How to use Rankine in a sentence

rankine
  • The standard of comparison generally adopted for this purpose is obtained by calculating the efficiency of an engine working according to the Rankine cycle.

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  • These writings, however, corresponded to but one phase of Rankine's immense energy and many-sided character.

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  • Patten in 1824; whilst in 1881 Rankine Kennedy resuscitated the idea for the purpose of exhausting filament electric lamps.

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  • One or two chapters on the subject are also generally included in treatises on the steam engine, or other heat engines, such as those of Rankine, Perry or Ewing.

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  • Of greater interest, particularly from a historical point of view, are the original papers of Joule, Thomson and Rankine, some of which have been reprinted in a collected form.

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  • Rankine proved (Applied Mechanics, p. 370) that the necessary strength of a stiffening girder would be only one-seventh part of that of an independent girder of the same span as the bridge, suited to carry the same moving load (not including the dead weight of the girder which is supported by the chain).

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  • Rankine gives the approximate rule Working deflection =5= l a /t o,000h, where l is the span and h the depth of the beam, the stresses being those usual in bridgework, due to the total dead and live load.

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  • Rankine, was therefore much vivified by Lord Kelvin's specification (Comptes Rendus, 1889) of a material gyrostatically constituted medium which would possess this character.

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  • The first accurate calculations of the specific heats of air and gases were made by Rankine in a continuation of the paper already quoted.

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  • S = 475, greatly increased the apparent discrepancy between Regnault's and Rankine's formulae for the total heat.

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  • The formulae of Rankine and Unwin, though probably less accurate over the whole range, are much simpler and more convenient in practice than that of Biot, and give results which suffice in accuracy for the majority of purposes.

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  • The approximate equation of Rankine (23) begins to be I or 2% in error at the boiling-point under atmospheric pressure, owing to the coaggregation of the molecules of the vapour and the variation of the specific heat of the liquid.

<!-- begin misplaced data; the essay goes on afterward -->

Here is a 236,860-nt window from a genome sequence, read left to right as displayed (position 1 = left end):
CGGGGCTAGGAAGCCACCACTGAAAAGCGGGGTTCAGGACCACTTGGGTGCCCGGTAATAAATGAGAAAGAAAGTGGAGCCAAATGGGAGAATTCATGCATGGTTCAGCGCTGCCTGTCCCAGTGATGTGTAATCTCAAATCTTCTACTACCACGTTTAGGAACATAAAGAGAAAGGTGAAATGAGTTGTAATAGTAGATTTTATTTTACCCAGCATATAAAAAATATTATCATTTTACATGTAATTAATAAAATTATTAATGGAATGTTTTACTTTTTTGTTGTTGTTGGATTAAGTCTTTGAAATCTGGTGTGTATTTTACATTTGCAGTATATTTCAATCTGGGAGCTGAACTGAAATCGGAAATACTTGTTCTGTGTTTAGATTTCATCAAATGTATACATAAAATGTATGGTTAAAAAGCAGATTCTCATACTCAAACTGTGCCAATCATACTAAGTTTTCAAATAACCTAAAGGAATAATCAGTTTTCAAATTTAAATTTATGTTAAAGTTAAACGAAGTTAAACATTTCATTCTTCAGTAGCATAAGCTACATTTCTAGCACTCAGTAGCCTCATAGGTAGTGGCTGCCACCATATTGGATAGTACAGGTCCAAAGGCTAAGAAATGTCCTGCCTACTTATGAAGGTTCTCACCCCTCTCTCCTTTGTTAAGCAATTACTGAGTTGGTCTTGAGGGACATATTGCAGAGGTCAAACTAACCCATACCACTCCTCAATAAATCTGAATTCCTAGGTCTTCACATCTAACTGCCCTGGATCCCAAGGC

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  • The practical application of mechanics may be divided into two classes, according as the assemblages of material In view of the great authority of the author, the late Professor Macquorn Rankine, it has been thought desirable to retain the greater part of this article as it appeared in the 9th edition of the Encyclopaedia.

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  • The question was investigated by Rankine in an article in the Engineer (April 9, 1869).

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  • In 1871 the late Professor Rankine, F.R.S., whose remarkable perception of the practical fitness or unfitness of purely theoretical deductions gives his writings exceptional value, received from Major Tulloch, R.E., on behalf of the municipality of Bombay, a request to consider the subject generally, and with special reference to very high dams, such as have since been constructed in India.

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  • Rankine pointed out that before the vertical pressure reached the maximum pressure permissible, the pressure tangential to the slope might do so.

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  • Next, Rankine pointed out that, in a structure exposed to the overturning action of forces which fluctuate in amount and direction, there should be no appreciable tension at any point of the masonry.

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  • Rankine in his report adopted the prudent course of taking as the safe limits certain pressures to which, at that time, such structures were known to be subject.

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  • For simplicity of calculation Rankine chose logarithmic curves for both the inner and outer faces, and they fit very well with the conditions.

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  • After Rankine, a French engineer, Bouvier, gave the ratio of the maximum stress in a dam to the maximum vertical stress as 1 to the cosine squared of the angle between the vertical and the resultant which, in dams of the usual form, is about as 13 is to 9.

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  • Rankine died at Glasgow on the 24th of December 1872.

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